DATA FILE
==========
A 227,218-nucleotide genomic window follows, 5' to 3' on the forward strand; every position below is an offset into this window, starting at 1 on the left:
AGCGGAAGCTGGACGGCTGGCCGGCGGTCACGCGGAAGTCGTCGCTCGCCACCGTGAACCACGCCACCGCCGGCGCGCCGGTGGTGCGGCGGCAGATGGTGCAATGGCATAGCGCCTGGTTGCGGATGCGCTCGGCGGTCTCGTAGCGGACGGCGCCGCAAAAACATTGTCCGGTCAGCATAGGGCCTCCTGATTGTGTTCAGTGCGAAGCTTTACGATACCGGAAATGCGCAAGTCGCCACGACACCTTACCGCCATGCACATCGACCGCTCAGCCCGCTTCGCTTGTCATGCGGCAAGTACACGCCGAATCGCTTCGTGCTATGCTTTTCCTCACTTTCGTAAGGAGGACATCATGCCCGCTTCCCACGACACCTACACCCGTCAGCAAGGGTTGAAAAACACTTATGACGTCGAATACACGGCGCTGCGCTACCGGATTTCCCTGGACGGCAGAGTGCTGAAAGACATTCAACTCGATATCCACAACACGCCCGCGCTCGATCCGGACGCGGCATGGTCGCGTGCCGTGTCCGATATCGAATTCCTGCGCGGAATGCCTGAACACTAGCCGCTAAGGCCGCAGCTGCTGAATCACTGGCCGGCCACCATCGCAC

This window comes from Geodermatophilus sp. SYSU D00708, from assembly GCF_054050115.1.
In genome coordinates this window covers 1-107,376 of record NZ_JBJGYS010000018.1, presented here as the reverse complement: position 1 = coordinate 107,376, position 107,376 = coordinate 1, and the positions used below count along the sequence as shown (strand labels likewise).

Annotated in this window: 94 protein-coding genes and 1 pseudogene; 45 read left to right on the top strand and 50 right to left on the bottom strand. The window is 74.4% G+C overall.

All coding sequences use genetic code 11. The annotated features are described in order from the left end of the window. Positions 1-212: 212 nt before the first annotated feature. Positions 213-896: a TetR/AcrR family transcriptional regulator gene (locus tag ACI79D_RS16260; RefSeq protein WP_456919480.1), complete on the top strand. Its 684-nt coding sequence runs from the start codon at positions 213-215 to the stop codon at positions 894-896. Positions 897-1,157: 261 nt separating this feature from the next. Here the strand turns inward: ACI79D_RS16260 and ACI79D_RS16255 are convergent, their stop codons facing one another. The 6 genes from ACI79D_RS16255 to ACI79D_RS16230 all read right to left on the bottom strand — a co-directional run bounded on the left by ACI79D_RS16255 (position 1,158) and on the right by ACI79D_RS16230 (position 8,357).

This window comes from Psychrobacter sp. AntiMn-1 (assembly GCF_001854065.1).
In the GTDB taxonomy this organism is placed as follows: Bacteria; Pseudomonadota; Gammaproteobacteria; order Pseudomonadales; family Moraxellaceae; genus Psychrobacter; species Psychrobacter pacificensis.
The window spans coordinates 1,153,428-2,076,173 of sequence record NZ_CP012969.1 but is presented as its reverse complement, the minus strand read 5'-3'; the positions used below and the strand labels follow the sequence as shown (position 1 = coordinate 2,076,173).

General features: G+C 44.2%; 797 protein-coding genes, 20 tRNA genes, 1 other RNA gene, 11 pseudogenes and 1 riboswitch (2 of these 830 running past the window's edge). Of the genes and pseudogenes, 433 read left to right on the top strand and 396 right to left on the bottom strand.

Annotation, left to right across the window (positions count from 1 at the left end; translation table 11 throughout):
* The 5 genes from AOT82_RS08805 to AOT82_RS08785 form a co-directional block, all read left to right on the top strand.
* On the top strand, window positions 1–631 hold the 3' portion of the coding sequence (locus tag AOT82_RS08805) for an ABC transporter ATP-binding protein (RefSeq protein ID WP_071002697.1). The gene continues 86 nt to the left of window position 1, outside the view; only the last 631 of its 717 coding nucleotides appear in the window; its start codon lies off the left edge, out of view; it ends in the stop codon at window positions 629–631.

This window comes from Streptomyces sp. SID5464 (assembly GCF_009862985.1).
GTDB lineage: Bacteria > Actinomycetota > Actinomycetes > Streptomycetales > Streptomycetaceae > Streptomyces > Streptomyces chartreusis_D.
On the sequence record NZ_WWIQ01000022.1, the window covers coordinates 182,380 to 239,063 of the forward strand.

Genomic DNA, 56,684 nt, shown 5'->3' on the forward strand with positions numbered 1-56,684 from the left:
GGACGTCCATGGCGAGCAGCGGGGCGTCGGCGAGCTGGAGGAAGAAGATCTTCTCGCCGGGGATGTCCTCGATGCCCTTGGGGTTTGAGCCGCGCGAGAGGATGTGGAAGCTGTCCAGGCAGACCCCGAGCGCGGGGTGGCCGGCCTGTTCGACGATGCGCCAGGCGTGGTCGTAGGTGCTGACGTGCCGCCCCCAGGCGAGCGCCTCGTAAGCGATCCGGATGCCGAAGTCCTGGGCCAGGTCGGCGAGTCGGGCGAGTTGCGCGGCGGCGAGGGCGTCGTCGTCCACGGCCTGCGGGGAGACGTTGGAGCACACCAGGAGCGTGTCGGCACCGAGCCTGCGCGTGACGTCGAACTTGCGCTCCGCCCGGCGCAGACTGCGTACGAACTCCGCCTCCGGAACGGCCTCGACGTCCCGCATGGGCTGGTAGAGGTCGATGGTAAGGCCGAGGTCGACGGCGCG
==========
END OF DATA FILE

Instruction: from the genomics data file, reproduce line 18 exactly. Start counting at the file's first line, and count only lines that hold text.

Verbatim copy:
GGACGTCCATGGCGAGCAGCGGGGCGTCGGCGAGCTGGAGGAAGAAGATCTTCTCGCCGGGGATGTCCTCGATGCCCTTGGGGTTTGAGCCGCGCGAGAGGATGTGGAAGCTGTCCAGGCAGACCCCGAGCGCGGGGTGGCCGGCCTGTTCGACGATGCGCCAGGCGTGGTCGTAGGTGCTGACGTGCCGCCCCCAGGCGAGCGCCTCGTAAGCGATCCGGATGCCGAAGTCCTGGGCCAGGTCGGCGAGTCGGGCGAGTTGCGCGGCGGCGAGGGCGTCGTCGTCCACGGCCTGCGGGGAGACGTTGGAGCACACCAGGAGCGTGTCGGCACCGAGCCTGCGCGTGACGTCGAACTTGCGCTCCGCCCGGCGCAGACTGCGTACGAACTCCGCCTCCGGAACGGCCTCGACGTCCCGCATGGGCTGGTAGAGGTCGATGGTAAGGCCGAGGTCGACGGCGCG